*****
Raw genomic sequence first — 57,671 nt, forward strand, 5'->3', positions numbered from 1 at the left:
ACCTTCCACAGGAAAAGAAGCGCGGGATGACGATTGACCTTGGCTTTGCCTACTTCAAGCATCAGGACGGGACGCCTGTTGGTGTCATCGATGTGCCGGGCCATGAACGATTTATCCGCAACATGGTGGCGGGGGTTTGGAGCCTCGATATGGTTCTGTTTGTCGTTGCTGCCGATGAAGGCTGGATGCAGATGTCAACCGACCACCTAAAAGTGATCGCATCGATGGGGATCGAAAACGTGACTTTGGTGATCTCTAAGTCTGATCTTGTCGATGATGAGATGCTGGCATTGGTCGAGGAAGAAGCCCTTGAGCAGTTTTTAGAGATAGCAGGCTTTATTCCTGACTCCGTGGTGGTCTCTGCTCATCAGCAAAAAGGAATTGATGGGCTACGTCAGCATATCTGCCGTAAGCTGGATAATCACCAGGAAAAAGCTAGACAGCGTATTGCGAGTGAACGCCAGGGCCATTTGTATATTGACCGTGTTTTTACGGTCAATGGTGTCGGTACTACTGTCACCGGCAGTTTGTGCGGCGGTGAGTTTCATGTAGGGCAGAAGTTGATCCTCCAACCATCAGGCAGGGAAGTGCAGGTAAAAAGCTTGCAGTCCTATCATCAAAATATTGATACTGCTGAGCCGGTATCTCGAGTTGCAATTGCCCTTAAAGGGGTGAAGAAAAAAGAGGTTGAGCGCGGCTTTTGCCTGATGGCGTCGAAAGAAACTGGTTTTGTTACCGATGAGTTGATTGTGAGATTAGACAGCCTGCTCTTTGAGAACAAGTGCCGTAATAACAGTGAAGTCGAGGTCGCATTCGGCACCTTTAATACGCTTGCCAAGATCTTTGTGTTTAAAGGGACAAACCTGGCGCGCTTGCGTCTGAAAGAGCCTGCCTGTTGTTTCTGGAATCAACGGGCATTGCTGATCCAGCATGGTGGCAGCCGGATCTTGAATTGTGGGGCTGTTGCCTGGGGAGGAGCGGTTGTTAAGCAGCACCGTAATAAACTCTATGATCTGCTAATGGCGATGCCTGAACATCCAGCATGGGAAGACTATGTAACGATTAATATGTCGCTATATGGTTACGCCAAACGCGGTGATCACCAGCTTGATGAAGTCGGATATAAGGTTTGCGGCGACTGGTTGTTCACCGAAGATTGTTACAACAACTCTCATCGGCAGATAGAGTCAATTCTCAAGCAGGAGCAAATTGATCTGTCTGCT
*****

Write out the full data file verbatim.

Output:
Raw genomic sequence first — 57,671 nt, forward strand, 5'->3', positions numbered from 1 at the left:
ACCTTCCACAGGAAAAGAAGCGCGGGATGACGATTGACCTTGGCTTTGCCTACTTCAAGCATCAGGACGGGACGCCTGTTGGTGTCATCGATGTGCCGGGCCATGAACGATTTATCCGCAACATGGTGGCGGGGGTTTGGAGCCTCGATATGGTTCTGTTTGTCGTTGCTGCCGATGAAGGCTGGATGCAGATGTCAACCGACCACCTAAAAGTGATCGCATCGATGGGGATCGAAAACGTGACTTTGGTGATCTCTAAGTCTGATCTTGTCGATGATGAGATGCTGGCATTGGTCGAGGAAGAAGCCCTTGAGCAGTTTTTAGAGATAGCAGGCTTTATTCCTGACTCCGTGGTGGTCTCTGCTCATCAGCAAAAAGGAATTGATGGGCTACGTCAGCATATCTGCCGTAAGCTGGATAATCACCAGGAAAAAGCTAGACAGCGTATTGCGAGTGAACGCCAGGGCCATTTGTATATTGACCGTGTTTTTACGGTCAATGGTGTCGGTACTACTGTCACCGGCAGTTTGTGCGGCGGTGAGTTTCATGTAGGGCAGAAGTTGATCCTCCAACCATCAGGCAGGGAAGTGCAGGTAAAAAGCTTGCAGTCCTATCATCAAAATATTGATACTGCTGAGCCGGTATCTCGAGTTGCAATTGCCCTTAAAGGGGTGAAGAAAAAAGAGGTTGAGCGCGGCTTTTGCCTGATGGCGTCGAAAGAAACTGGTTTTGTTACCGATGAGTTGATTGTGAGATTAGACAGCCTGCTCTTTGAGAACAAGTGCCGTAATAACAGTGAAGTCGAGGTCGCATTCGGCACCTTTAATACGCTTGCCAAGATCTTTGTGTTTAAAGGGACAAACCTGGCGCGCTTGCGTCTGAAAGAGCCTGCCTGTTGTTTCTGGAATCAACGGGCATTGCTGATCCAGCATGGTGGCAGCCGGATCTTGAATTGTGGGGCTGTTGCCTGGGGAGGAGCGGTTGTTAAGCAGCACCGTAATAAACTCTATGATCTGCTAATGGCGATGCCTGAACATCCAGCATGGGAAGACTATGTAACGATTAATATGTCGCTATATGGTTACGCCAAACGCGGTGATCACCAGCTTGATGAAGTCGGATATAAGGTTTGCGGCGACTGGTTGTTCACCGAAGATTGTTACAACAACTCTCATCGGCAGATAGAGTCAATTCTCAAGCAGGAGCAAATTGATCTGTCTGCT